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Aim: This study tested quantitatively whether calculated loading asymmetry of a spine with scoliosis, together with measured bone growth sensitivity to altered compression could explain the observed rate of scoliosis progression during adolescent growth. Scoliosis is thought to progress during growth because angular deformity produces asymmetrical spinal loading, generating asymmetrical growth, etc. in a ‘vicious cycle’.

Materials and Methods: The magnitude of asymmetrical spinal loading was estimated for a spine with scoliosis, assuming physiologically plausible muscle activation strategies. In animal studies of vertebral and tibial growth plates of three different species, the growth plate response to sustained compression was measured and correlated with histological measures of chondrocytic proliferation and hypertrophic enlargement. These data were expressed in a linear formulation of growth G as a function of compressive stress, thus:

G = Gm(1-β(_-_m)); where β=1.68 MPa-1 was the empirically determined constant. (The subscript m signifies the ‘baseline’ growth and physiological stress).

The vertebral and discal contributions to human adolescent spinal growth velocity were measured from stereo-radiographs of 208 patients of with scoliosis. The estimates of level-specific spinal loading asymmetry, together with the relationship expressing growth sensitivity to load were included in an analysis that was used to estimate the resulting asymmetrical vertebral growth, and its contribution to the progression of a scoliosis curvature. The initial geometry represented a lumbar scoliosis of 26° Cobb, averaged and scaled from measurements of fifteen patients’ radiographs. Spinal growth during each of the adolescent years was estimated from growth curves obtained from cross-sectional logistic-correlation of the radiographically determined spinal and vertebral heights versus age.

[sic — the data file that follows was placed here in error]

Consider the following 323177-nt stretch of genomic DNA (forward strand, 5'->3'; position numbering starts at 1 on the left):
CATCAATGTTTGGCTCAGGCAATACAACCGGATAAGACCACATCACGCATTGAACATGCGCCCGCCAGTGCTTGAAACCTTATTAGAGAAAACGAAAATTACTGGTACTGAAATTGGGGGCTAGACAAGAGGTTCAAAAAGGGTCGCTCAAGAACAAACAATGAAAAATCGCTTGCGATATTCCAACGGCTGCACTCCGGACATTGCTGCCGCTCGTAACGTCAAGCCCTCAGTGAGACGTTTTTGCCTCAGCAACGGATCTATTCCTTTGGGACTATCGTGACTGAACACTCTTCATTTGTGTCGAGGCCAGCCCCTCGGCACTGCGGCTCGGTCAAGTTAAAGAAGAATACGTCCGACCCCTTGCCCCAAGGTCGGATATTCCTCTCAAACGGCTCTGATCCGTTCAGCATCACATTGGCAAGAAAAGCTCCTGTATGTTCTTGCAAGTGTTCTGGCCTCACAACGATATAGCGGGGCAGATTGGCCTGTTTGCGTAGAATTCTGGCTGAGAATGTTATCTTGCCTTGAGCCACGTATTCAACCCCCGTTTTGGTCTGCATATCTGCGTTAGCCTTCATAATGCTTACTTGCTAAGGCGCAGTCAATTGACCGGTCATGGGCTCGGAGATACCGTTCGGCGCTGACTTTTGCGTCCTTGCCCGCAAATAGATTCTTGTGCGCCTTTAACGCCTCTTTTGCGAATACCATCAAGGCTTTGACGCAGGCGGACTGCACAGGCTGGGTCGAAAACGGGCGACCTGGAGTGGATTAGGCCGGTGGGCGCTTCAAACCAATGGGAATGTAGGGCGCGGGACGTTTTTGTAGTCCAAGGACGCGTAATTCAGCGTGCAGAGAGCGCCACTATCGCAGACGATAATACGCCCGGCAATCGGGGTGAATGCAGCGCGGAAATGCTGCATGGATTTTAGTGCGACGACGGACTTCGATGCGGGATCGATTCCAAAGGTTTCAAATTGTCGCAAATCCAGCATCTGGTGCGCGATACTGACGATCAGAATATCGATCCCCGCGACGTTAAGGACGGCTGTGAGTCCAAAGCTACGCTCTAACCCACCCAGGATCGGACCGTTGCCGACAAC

Results: The analyses of mechanically modulated growth of the spine with an initial 26° Cobb scoliosis predicted curve progression for the majority of eleven loading conditions (effort magnitude and direction) that were analysed. The averaged final lumbar spinal curve magnitude was 34° Cobb at age 16 years when the efforts producing the spinal loading were at 50% of maximum effort, and it was 42° Cobb when the efforts were at 75% of maximum.

Conclusions: An analysis that included analytically determined spinal load asymmetry and empirically determined growth sensitivity to load predicted that a substantial component of scoliosis progression during growth is biomechanically mediated.

Clinical Relevance: The rationale for conservative management of scoliosis during skeletal growth assumes a biomechanical mode of deformity progression (Hueter-Volkmann principle). The present study provides a quantitative basis for this previously qualitative hypothesis. The findings suggest that an important difference between progressive and non-progressive scoliosis might lie in the differing muscle activation strategies adopted by individuals, leading to the possibility of improved prognosis and conservative interventions, as well as treatments employing early minimally invasive localised growth modulation or arrest.

Correspondence should be addressed to Jeremy C T Fairbank at The Nuffield Orthopaedic Centre, Windmill Road, Headington, Oxford OX7 7LD, UK